"Comfort & Joy" is a novel that continues the story of
Dan Crell--(from Grimsley's "Winter Birds")--
a southerner with a hard past who's known poverty
and all that is linked to such an origin. The holiday setting is
prominent as, in both flashbacks and the present, Dan and his
upper crust partner, Ford, are dealing with the demands
of a relationship in conjunction with career, family obligations,
and awkward uncertainty about pursuing intimacy.
Packed with nuance and character, "Comfort & Joy" is
not--contrary to the title, in the best of contradictory manners--
a happy feel-good piece. It's unpredictable, human, complicated,
and real. Things don't go smoothly, people don't act as we would like,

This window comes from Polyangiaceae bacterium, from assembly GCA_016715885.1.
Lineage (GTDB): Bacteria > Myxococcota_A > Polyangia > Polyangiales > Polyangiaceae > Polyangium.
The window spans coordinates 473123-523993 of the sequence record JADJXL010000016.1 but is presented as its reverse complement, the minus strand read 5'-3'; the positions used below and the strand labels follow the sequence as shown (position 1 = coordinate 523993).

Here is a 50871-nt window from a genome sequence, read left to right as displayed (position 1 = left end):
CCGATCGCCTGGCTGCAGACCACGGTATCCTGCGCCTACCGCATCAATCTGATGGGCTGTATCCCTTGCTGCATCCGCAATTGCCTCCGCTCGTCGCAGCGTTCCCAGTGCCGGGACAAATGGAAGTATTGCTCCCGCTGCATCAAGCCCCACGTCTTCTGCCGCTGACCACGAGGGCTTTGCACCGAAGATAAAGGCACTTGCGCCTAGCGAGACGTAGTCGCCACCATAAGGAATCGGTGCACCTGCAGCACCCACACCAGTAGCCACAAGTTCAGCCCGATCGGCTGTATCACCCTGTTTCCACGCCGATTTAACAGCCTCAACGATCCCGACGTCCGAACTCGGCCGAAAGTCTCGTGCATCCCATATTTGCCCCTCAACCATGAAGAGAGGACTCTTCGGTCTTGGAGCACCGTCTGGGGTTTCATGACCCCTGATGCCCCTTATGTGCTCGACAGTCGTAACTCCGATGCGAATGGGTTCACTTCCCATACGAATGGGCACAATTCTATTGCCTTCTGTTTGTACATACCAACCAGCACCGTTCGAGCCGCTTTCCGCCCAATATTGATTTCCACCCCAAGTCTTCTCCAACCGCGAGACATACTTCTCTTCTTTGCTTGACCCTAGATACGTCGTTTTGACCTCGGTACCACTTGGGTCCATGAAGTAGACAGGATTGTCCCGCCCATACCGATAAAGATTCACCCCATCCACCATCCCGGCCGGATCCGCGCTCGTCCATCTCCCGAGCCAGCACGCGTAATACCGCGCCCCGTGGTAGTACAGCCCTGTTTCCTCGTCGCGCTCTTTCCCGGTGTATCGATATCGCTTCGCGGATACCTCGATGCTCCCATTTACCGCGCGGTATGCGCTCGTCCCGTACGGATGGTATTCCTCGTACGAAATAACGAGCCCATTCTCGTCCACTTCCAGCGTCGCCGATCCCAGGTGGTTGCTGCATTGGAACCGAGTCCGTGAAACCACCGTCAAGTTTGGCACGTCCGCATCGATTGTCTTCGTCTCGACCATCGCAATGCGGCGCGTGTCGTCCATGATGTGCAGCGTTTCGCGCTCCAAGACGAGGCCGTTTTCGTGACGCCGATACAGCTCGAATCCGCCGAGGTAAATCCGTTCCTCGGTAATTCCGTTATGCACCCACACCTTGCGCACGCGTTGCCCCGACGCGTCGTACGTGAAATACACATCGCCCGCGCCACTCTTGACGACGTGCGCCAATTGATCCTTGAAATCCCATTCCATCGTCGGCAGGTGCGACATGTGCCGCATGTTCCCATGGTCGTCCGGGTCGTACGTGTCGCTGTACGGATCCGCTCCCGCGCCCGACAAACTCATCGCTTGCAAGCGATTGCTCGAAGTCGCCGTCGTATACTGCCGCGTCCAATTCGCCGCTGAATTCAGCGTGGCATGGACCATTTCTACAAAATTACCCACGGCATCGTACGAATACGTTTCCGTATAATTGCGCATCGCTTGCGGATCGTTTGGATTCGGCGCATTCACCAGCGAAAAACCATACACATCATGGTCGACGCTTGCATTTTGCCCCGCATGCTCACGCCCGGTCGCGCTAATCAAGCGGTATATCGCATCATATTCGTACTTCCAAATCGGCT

and not all the answers come rushing in at appropriate times.
The conflicts arise from a variety of sources, including
a class divide in the two men and varying degrees of
contentment with their own sexuality. Throw into the mix
the normal difficulties of two men being in love (aptly
outlined here in both inner monologues and fight
sequences,) as well as an HIV diagnosis, and there
is a plenitude of engaging material.
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